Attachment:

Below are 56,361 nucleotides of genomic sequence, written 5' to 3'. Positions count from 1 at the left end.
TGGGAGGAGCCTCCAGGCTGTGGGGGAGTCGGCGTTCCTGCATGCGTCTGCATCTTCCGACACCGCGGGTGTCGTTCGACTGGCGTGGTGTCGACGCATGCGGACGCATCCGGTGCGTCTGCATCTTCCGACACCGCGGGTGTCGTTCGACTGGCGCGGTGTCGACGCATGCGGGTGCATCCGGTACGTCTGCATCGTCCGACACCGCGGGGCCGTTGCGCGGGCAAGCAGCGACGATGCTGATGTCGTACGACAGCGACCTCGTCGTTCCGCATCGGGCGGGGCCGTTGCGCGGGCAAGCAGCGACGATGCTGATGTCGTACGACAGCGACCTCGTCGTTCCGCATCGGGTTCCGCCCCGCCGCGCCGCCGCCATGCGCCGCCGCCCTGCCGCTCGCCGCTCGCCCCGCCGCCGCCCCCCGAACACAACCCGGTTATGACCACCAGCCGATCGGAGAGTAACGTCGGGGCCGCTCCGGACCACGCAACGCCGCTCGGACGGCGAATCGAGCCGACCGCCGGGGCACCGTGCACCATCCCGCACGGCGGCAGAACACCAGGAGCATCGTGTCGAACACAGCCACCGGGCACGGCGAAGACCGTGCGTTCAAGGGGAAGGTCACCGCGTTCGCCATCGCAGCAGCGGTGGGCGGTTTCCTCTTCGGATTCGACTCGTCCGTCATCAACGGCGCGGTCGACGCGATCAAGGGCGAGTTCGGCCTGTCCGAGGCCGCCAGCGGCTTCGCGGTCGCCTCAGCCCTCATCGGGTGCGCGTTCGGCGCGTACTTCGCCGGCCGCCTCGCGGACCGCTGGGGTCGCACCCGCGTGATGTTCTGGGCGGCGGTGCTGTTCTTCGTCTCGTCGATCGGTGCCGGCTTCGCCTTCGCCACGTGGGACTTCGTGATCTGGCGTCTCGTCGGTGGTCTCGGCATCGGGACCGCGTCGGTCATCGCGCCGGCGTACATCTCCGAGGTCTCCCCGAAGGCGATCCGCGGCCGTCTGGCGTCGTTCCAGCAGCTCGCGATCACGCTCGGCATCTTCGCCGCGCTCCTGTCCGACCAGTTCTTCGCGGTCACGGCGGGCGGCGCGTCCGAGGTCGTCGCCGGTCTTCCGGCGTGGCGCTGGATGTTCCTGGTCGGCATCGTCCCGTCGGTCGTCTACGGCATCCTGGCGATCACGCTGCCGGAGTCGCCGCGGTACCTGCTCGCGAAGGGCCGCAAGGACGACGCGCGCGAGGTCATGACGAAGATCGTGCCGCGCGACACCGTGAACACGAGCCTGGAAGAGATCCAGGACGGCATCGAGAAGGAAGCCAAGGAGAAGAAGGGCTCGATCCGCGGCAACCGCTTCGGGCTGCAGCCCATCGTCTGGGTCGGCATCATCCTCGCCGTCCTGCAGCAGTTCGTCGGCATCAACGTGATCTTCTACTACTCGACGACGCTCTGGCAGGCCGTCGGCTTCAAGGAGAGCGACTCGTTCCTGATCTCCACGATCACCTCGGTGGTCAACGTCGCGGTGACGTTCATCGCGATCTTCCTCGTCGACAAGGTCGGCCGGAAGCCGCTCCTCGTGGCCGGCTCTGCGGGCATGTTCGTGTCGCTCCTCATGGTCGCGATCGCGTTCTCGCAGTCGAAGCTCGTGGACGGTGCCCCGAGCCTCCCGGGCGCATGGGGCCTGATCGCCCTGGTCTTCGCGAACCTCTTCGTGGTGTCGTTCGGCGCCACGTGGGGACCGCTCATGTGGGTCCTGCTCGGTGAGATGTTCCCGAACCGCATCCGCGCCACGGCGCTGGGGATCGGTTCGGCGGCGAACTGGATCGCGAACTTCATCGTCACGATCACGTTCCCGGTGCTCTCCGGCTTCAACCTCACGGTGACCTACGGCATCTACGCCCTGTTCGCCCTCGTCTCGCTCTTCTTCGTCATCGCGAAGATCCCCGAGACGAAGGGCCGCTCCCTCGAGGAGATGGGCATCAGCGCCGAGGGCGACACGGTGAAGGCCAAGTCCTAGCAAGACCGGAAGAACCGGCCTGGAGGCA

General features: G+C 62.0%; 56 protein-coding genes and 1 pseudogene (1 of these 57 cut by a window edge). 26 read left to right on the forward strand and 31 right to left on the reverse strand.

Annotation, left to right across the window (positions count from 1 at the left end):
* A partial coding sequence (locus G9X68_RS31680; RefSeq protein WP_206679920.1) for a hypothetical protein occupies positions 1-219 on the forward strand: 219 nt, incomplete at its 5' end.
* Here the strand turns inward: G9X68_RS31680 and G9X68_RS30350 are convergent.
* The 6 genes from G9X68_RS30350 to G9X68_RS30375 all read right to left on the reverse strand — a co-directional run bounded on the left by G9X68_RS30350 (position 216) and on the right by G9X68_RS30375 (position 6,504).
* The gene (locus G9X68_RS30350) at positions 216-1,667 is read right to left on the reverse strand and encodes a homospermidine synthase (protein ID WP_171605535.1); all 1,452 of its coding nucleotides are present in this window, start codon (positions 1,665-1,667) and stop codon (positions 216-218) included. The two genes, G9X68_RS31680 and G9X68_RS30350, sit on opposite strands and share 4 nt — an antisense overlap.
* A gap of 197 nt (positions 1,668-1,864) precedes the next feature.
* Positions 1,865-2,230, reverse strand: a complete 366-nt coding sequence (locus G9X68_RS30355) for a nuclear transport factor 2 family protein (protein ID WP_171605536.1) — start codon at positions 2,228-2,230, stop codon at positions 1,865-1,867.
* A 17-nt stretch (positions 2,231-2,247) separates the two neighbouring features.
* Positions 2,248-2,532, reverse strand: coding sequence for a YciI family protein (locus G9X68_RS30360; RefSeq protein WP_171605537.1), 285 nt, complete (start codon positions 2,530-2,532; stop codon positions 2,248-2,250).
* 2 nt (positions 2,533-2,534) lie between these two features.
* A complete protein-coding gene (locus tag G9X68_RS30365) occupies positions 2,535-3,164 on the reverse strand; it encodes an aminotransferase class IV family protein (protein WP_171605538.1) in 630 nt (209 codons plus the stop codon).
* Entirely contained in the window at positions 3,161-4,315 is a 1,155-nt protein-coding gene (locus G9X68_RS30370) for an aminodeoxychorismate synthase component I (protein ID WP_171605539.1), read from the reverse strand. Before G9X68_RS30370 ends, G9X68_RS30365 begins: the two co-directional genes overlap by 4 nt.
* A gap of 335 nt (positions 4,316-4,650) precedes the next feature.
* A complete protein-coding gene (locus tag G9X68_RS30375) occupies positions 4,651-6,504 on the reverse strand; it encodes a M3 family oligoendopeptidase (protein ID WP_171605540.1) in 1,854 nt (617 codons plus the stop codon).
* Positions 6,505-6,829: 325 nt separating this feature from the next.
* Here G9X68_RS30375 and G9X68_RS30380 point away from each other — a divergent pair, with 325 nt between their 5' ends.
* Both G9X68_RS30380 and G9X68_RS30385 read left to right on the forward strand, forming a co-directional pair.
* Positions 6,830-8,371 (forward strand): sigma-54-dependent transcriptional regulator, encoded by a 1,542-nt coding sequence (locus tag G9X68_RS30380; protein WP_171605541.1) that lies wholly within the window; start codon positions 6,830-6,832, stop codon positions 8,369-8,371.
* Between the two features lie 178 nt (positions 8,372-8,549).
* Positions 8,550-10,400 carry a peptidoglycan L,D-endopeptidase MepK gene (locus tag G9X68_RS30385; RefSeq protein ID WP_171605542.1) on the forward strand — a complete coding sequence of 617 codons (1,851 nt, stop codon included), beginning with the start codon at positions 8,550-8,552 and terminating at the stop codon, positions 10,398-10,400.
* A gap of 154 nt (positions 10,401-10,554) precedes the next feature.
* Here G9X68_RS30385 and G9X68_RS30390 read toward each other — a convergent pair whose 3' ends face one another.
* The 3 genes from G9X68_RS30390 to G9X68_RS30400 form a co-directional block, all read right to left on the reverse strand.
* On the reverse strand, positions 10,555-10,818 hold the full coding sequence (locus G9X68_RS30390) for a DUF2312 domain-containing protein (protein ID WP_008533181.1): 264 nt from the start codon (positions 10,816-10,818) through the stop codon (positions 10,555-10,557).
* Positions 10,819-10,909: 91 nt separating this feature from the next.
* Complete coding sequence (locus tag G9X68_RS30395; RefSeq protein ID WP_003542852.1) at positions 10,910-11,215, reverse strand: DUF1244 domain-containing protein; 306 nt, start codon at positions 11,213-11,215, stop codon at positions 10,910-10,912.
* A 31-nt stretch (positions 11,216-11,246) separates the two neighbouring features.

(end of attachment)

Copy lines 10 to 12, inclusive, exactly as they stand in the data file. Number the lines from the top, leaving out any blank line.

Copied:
* Positions 1,865-2,230, reverse strand: a complete 366-nt coding sequence (locus G9X68_RS30355) for a nuclear transport factor 2 family protein (protein ID WP_171605536.1) — start codon at positions 2,228-2,230, stop codon at positions 1,865-1,867.
* A 17-nt stretch (positions 2,231-2,247) separates the two neighbouring features.
* Positions 2,248-2,532, reverse strand: coding sequence for a YciI family protein (locus G9X68_RS30360; RefSeq protein WP_171605537.1), 285 nt, complete (start codon positions 2,530-2,532; stop codon positions 2,248-2,250).